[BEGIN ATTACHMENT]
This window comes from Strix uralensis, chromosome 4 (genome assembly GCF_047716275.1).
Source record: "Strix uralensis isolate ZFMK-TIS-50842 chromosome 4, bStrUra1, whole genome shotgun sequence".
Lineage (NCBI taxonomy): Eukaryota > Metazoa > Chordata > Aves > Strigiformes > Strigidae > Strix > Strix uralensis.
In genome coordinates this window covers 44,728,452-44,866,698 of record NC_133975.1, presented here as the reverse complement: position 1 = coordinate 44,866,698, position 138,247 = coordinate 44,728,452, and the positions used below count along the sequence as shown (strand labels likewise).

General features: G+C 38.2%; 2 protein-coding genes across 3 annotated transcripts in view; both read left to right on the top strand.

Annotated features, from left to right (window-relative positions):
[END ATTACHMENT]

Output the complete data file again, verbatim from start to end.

This window comes from Strix uralensis, chromosome 4 (genome assembly GCF_047716275.1).
Source record: "Strix uralensis isolate ZFMK-TIS-50842 chromosome 4, bStrUra1, whole genome shotgun sequence".
Lineage (NCBI taxonomy): Eukaryota > Metazoa > Chordata > Aves > Strigiformes > Strigidae > Strix > Strix uralensis.
In genome coordinates this window covers 44,728,452-44,866,698 of record NC_133975.1, presented here as the reverse complement: position 1 = coordinate 44,866,698, position 138,247 = coordinate 44,728,452, and the positions used below count along the sequence as shown (strand labels likewise).

General features: G+C 38.2%; 2 protein-coding genes across 3 annotated transcripts in view; both read left to right on the top strand.

Annotated features, from left to right (window-relative positions):